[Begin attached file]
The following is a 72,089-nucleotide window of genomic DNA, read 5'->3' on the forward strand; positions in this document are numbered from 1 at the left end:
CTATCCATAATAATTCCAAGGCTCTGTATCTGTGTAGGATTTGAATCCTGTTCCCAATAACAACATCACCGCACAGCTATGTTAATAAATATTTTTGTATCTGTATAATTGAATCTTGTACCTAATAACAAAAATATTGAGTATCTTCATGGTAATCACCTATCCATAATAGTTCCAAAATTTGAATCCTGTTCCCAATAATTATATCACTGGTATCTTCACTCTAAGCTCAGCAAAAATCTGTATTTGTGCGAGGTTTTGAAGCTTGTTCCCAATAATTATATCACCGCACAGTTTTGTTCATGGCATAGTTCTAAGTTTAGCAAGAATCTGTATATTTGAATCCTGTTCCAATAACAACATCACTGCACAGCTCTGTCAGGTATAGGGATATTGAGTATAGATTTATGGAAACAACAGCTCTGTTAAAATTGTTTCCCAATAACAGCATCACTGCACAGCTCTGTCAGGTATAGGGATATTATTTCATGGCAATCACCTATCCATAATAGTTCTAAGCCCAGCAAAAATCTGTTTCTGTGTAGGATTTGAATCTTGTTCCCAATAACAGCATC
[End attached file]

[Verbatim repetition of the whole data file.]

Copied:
The following is a 72,089-nucleotide window of genomic DNA, read 5'->3' on the forward strand; positions in this document are numbered from 1 at the left end:
CTATCCATAATAATTCCAAGGCTCTGTATCTGTGTAGGATTTGAATCCTGTTCCCAATAACAACATCACCGCACAGCTATGTTAATAAATATTTTTGTATCTGTATAATTGAATCTTGTACCTAATAACAAAAATATTGAGTATCTTCATGGTAATCACCTATCCATAATAGTTCCAAAATTTGAATCCTGTTCCCAATAATTATATCACTGGTATCTTCACTCTAAGCTCAGCAAAAATCTGTATTTGTGCGAGGTTTTGAAGCTTGTTCCCAATAATTATATCACCGCACAGTTTTGTTCATGGCATAGTTCTAAGTTTAGCAAGAATCTGTATATTTGAATCCTGTTCCAATAACAACATCACTGCACAGCTCTGTCAGGTATAGGGATATTGAGTATAGATTTATGGAAACAACAGCTCTGTTAAAATTGTTTCCCAATAACAGCATCACTGCACAGCTCTGTCAGGTATAGGGATATTATTTCATGGCAATCACCTATCCATAATAGTTCTAAGCCCAGCAAAAATCTGTTTCTGTGTAGGATTTGAATCTTGTTCCCAATAACAGCATC